A number of key economic reform measures recommended by The World Bank have yet to be implemented by the government; the pace for reform has slowed down in the last two years. Important steps that need to be taken include the government privatizing state enterprises and reforming the salary structure of civil servants.
But there are other steps the government might take that can have an impact on prices: reducing subsidies on diesel fuel and implementing a sales tax.
Hindle believes that economic reform must get back on track and pick up the pace, including sales tax and reducing subsidies, because now is the best time. Yemen's income from oil and gas takes up 70% of domestic budget revenue and 85% of export earnings.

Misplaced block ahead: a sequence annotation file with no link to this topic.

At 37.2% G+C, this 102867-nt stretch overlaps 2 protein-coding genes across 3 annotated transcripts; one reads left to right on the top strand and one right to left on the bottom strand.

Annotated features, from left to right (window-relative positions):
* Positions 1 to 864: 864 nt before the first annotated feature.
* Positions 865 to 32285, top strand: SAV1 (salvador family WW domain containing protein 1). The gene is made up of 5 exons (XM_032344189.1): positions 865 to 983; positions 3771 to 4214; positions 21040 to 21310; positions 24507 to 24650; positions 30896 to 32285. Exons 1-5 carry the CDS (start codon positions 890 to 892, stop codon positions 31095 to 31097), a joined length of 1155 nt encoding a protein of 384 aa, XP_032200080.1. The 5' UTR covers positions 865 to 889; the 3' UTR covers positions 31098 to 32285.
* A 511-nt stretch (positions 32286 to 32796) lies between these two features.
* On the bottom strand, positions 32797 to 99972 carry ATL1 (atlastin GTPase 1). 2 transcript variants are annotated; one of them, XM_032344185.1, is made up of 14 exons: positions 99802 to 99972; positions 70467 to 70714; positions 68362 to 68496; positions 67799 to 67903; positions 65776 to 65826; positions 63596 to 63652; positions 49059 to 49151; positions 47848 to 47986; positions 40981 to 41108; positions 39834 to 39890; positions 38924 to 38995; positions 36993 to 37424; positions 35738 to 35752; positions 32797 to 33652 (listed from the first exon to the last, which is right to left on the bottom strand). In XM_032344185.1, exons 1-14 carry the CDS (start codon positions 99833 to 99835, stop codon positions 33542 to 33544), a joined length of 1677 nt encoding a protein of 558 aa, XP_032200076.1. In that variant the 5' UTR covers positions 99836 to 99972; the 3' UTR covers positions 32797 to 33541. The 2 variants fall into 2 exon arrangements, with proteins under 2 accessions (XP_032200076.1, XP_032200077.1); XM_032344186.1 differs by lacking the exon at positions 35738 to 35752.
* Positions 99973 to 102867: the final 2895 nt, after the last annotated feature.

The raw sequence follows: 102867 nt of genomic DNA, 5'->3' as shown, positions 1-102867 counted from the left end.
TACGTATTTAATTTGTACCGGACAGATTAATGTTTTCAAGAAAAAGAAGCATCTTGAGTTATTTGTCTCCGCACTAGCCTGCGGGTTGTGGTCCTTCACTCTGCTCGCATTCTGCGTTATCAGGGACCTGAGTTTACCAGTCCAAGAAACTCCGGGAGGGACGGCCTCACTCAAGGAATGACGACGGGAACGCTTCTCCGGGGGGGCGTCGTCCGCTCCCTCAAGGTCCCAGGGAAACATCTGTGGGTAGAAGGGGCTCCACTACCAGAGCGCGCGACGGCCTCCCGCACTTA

Oil is vulnerable to price fluctuations in the international market, and oil production in Yemen has been flat in the last three years and is expected to go down in the near future. “It's important that oil royalties will not only go down in the medium term but could drop significantly if oil prices go down,” said Hindle.
“It means that the government does need to think of alternative sources of revenue. We have suggested a general sales tax to replace oil royalties.”
According to Hindle, government subsidies for diesel fuel amount to approximately $600 million a year. “In our view, not only is this a significant distortion of the price of diesel, but given the demand on the Yemeni budget for schools, healthcare, roads, and so forth, we think the $600 million can be spent more effectively to reduce poverty,” he said.